In my imagination, I see that the RIM/Kalamara
      collaboration may lead to radical new technology,
      such as 'quantum gravity wave communication'
      and 'subspace digital radio'. I can hardly wait!

      <http://members.dandy.net/~mjyoung/quantum.htm>
       
      ________________________________________________________________________________________
       
      JAN SULTAN
      NDS
       
      Nothing matters. Nothing.
      It's like drawing on water with a finger.
      It happened, yet nothing happened.
       
      Much ado about nothing
      That's us humans
       
      Enlightenment, God, you, me ...
      all writing on water
       
      this too ...
       
      ______________________________________________________________________________
       
      The unsung heroes of poetry 
      NDS
       
      Translators barely receive a mention, but they deserve a Nobel
      prize, says Daniel Weissbort 
       
      Saturday November 23, 2002 The Guardian 
       
      "translation, as a mediation between cultures that requires total
      attention to primary utterances, and reciprocity rather than
      subservience, is a model for the traffic between nations."
       
       
      ________________________________________________________________________________
       
      from The Other Syntax
       
      A Warriors Beloved...
       
      "The life of a warrior cannot possibly be cold and lonely and
      without  feelings because it is based on his affection, his
      devotion, his dedication  to his beloved. And who, you may ask, is
      his beloved? This earth, this  world. For a warrior there can be no
      greater love."
       
      Tales Of Power
      Carlos Castaneda
       
      JOHN METZGER
      NDS
       
      Salon columnist Brother Void -- seeker, sufferer, sage -- each week
      offers readers one of his "afflictions," bitter pills of dark truth
      and painfully hard-won wisdom inspired by the works of Kafka,
      Nietzsche and others.
       
      "Make the right mistake." -- Yogi Berra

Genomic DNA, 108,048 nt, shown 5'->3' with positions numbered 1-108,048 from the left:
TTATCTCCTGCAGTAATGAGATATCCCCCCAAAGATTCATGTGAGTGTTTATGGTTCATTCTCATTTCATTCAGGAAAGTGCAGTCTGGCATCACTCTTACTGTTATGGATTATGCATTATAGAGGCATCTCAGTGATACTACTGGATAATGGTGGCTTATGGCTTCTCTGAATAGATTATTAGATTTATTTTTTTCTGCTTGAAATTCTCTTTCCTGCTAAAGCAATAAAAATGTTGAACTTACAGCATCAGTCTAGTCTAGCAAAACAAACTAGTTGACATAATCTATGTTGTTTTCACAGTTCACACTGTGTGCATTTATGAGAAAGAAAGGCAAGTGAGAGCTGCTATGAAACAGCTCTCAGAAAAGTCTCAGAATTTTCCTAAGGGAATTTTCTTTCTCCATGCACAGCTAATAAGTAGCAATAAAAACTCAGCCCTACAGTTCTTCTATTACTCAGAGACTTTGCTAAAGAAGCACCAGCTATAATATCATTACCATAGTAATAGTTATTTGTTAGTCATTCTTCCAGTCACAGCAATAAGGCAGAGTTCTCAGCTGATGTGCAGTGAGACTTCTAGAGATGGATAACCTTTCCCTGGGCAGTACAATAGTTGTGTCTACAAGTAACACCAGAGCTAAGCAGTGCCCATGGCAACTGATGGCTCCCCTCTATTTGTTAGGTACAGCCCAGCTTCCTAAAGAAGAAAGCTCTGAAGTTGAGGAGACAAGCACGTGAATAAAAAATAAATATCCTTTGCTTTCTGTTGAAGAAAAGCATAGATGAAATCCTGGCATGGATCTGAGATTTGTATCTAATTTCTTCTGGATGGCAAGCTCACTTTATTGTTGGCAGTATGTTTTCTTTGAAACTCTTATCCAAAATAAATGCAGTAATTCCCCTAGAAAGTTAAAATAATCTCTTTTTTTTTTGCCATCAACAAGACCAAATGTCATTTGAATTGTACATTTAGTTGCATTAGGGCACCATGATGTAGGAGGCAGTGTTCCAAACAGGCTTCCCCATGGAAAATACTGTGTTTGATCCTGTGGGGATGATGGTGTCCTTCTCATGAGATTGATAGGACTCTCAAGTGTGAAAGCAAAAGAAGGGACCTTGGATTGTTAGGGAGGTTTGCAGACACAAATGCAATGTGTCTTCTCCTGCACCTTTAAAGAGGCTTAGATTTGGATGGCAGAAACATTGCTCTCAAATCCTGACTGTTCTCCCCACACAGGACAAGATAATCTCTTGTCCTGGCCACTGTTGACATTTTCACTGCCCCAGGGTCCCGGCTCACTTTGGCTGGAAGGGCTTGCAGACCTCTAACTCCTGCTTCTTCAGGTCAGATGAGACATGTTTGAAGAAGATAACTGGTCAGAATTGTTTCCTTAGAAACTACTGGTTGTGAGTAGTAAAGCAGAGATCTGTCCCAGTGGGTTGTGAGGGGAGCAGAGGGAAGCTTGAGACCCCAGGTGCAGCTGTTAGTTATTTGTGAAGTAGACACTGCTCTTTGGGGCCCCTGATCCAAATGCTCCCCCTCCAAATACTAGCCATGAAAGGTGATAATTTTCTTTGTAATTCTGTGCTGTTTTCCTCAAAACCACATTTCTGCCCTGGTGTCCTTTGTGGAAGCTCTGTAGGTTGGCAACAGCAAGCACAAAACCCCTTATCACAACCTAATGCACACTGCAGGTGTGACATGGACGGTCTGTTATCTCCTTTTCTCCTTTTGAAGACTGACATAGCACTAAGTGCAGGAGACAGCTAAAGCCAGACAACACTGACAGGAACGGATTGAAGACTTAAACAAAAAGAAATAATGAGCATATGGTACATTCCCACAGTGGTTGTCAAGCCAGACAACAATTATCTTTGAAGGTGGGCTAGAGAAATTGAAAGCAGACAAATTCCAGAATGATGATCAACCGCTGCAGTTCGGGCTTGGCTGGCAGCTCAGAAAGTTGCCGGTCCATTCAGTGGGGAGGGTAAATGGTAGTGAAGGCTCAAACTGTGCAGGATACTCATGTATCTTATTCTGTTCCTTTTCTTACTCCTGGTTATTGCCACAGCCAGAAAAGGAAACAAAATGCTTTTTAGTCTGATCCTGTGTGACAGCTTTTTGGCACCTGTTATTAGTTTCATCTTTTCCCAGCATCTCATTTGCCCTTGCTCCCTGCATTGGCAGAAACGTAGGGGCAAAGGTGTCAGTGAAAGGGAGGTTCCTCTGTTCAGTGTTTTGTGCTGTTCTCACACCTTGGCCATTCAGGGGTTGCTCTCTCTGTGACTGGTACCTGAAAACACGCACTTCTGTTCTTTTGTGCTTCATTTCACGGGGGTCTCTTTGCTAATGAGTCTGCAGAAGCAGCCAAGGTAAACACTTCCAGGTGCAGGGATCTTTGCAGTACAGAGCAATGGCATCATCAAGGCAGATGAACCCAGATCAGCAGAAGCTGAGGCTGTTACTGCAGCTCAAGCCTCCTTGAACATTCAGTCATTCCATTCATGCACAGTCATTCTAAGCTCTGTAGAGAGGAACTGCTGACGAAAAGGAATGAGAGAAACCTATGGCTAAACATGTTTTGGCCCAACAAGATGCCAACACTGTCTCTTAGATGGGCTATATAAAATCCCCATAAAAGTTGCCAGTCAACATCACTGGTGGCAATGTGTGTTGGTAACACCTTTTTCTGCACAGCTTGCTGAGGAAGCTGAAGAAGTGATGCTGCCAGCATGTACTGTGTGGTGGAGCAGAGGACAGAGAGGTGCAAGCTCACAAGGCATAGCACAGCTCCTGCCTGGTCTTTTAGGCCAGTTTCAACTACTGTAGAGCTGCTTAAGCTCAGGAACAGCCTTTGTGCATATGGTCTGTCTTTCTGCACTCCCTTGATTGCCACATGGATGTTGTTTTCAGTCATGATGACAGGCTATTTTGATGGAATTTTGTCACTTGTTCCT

There are times in life when you're lost and no job or career path
      feels right. You're doing something, but you're doing it
      halfheartedly. When you find yourself drifting and slacking like
      this, remember: you don't have to know what you're doing, you just
      have to do it as hard as you possibly can. 
       
      It's only when you do something with all your heart that you find
      out what it is you're really doing. When everything feels kind of
      wrong, you have to choose one wrong thing and work really hard at
      it. This will help you see your way clear to the next wrong thing,
      and the next, until you reach some right thing -- if you ever do.
      Obviously, working hard at the wrong thing may result in
      irritability, depression, embezzlement or industrial sabotage. But
      this is a small price to pay for finding your true life's work. 
       
      I don't know what I'm doing, but I'm doing it as hard as I possibly
      can. 
       
      ___________________________________________________________________________________ 
       
      Hard path for Hollywood 'It' boy
       
      "If you're gonna dive in," he says, "dive into the deep end."
       
       
      _______________________________________________________________________________________
       
      PETROS
      PETROS-TRUTH
       
      "You might have such concentration that you cannot hear a drum
      beaten right beside your ear, but it will be useless if you do not
      have this mind [the mind of bodhichitta, awakened compassion]. . .
      . . Seeing visions of tutelary deities, achieving clairvoyance and
      miraculous powers, or having mountain-range-firm concentration are
      useless on their own; meditate on love and compassion!"
       
      -- quoted by Pabongka Rinpoche in _Liberation in the Palm of Your
      Hand_
       
      ____________________________________________________________________________
       
      MARK OTTER
      NDS
       
      Dear Community,
       
      It recently came to my attention that Babatunde Olatunji ("Drums of
      Passion"  and others played so often in HB first hours) needs
      kidney dialysis. He is  living at Esalen. I thought some of you
      might be interested in his letter  (below).
       
      Love, Kylea
       
      Dear Friend,
      Greetings from Esalen Institute in Big Sur, California
       
      To you I need no introduction. At present I am trying to raise
      $30,000 (US)  to purchase a Dialysis machine at the cost of $25,000
      and supplies and  medical accessories to operate the machine. With
      this machine I will be able  to travel to many countries in the
      world.
       
      With your donation of $25 or more you will receive, by return mail,
      a small  CD of my performance with Radio City Music Hall 66 piece
      orchestra in a  composition based on African Folk songs and dances,
      and "BunBamba  Celebration" with my 14-piece band in the 70's. The
      Radio City Symphony  performance was my biggest introduction to
      show business in 1958. These  recordings are no available in
      stores.
       
      Please send your donation to:
      Michael B. Olatunji
      c/o Esalen Institute
      55000 Highway One
      Big Sur, CA 93920
       
      Thank you,
      M. B. Olatunji